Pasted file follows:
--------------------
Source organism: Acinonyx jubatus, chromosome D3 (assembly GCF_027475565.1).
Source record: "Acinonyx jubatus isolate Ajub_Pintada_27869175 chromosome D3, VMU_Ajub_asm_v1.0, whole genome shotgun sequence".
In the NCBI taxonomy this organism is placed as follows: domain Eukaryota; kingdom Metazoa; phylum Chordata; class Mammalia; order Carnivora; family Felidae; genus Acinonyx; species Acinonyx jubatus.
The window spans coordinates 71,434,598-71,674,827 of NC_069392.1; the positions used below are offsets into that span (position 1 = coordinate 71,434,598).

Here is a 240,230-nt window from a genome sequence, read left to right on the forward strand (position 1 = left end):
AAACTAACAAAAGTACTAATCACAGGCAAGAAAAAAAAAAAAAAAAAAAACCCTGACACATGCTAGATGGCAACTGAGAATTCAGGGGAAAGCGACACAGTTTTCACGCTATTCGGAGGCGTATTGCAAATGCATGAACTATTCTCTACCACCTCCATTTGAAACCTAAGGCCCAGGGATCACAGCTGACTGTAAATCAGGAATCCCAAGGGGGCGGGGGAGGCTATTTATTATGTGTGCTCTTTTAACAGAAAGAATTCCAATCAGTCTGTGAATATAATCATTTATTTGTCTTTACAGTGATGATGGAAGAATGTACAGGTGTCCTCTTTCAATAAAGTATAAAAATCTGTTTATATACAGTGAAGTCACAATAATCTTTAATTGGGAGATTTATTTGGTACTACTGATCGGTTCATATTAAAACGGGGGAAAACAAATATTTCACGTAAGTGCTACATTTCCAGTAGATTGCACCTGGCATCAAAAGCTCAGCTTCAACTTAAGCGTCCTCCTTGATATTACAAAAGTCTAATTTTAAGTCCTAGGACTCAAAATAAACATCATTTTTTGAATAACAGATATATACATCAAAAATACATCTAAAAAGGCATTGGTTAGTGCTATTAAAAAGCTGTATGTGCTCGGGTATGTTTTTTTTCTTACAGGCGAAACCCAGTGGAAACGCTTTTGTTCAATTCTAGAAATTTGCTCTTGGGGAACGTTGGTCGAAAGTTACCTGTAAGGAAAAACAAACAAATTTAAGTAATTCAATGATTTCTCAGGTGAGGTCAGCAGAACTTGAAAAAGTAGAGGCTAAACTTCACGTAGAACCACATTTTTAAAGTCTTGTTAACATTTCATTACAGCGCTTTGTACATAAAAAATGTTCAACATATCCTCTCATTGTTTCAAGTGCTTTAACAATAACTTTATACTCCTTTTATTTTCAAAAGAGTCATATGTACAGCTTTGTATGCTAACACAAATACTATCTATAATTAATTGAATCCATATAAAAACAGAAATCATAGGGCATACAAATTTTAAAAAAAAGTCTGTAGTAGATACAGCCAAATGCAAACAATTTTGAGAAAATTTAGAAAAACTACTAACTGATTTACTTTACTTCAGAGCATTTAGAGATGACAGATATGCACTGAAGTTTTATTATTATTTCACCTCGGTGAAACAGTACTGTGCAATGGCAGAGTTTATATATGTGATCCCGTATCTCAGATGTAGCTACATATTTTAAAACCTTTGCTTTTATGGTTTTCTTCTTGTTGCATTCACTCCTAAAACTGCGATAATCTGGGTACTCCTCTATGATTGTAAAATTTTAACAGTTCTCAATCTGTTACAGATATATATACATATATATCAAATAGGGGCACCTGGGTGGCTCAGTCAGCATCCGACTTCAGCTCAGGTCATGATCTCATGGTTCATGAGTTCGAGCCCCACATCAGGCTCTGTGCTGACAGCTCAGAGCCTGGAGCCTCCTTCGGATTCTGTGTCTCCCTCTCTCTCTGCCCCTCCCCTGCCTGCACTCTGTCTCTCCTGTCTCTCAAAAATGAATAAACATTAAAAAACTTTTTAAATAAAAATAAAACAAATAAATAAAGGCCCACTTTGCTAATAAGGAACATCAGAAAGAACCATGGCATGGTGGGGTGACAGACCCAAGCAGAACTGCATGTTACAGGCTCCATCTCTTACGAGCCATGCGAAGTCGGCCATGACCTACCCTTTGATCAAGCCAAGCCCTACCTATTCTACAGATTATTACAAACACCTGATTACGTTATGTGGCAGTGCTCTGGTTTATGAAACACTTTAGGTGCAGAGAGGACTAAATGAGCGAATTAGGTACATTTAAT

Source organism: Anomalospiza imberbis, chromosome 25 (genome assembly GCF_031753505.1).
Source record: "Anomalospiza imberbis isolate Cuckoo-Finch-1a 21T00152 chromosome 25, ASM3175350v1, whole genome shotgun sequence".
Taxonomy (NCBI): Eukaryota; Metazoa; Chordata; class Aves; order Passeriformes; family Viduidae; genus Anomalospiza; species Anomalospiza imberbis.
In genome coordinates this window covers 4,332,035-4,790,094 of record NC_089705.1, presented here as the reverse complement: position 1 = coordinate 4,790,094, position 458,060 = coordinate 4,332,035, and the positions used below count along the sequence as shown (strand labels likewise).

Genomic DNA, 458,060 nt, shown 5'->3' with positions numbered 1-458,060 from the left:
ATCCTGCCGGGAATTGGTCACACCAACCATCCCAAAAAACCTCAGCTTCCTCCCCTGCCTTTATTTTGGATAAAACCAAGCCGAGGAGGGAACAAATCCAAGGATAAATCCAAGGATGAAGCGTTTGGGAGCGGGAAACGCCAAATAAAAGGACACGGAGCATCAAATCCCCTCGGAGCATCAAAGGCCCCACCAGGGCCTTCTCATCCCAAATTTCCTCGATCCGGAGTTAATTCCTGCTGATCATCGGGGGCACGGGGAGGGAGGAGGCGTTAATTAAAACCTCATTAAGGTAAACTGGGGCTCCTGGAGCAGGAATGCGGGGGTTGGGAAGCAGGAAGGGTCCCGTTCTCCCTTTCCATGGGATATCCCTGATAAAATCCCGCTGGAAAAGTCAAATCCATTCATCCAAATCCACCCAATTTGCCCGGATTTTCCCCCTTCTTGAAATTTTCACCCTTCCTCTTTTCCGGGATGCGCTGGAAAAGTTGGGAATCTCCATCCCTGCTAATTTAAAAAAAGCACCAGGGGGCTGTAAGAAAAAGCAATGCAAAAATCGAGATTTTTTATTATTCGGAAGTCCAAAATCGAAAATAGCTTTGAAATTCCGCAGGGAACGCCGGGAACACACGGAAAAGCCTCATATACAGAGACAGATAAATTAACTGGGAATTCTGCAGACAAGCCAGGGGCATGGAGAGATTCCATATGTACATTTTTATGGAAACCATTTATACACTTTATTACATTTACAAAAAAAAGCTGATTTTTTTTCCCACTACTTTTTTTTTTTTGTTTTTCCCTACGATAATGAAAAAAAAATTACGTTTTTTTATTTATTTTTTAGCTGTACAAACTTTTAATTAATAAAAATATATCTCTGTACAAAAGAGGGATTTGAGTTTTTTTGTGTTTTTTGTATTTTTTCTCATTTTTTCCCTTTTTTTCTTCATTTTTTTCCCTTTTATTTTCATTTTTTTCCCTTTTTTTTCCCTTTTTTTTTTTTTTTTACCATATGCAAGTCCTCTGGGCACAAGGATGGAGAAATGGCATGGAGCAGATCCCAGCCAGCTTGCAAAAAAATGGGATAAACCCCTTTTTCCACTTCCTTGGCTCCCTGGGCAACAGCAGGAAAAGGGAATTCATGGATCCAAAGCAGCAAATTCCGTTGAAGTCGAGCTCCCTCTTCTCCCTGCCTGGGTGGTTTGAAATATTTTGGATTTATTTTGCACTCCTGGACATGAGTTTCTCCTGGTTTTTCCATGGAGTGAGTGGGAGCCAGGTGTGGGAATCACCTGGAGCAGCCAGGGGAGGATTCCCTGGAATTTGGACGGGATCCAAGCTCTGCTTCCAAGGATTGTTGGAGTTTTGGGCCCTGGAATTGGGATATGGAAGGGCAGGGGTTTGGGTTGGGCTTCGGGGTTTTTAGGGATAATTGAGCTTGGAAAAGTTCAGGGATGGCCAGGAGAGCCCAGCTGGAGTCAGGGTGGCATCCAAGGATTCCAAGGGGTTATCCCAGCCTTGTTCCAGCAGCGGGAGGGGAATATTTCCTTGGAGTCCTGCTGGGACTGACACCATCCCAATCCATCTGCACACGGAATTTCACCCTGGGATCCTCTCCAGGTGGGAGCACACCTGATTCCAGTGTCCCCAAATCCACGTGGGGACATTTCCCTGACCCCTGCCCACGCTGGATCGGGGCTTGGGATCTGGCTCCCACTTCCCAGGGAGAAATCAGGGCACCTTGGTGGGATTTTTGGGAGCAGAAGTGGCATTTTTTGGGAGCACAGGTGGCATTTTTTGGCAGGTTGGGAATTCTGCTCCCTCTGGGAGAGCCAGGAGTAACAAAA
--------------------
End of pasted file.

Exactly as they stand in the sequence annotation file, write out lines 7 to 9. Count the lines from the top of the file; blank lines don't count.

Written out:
Source organism: Anomalospiza imberbis, chromosome 25 (genome assembly GCF_031753505.1).
Source record: "Anomalospiza imberbis isolate Cuckoo-Finch-1a 21T00152 chromosome 25, ASM3175350v1, whole genome shotgun sequence".
Taxonomy (NCBI): Eukaryota; Metazoa; Chordata; class Aves; order Passeriformes; family Viduidae; genus Anomalospiza; species Anomalospiza imberbis.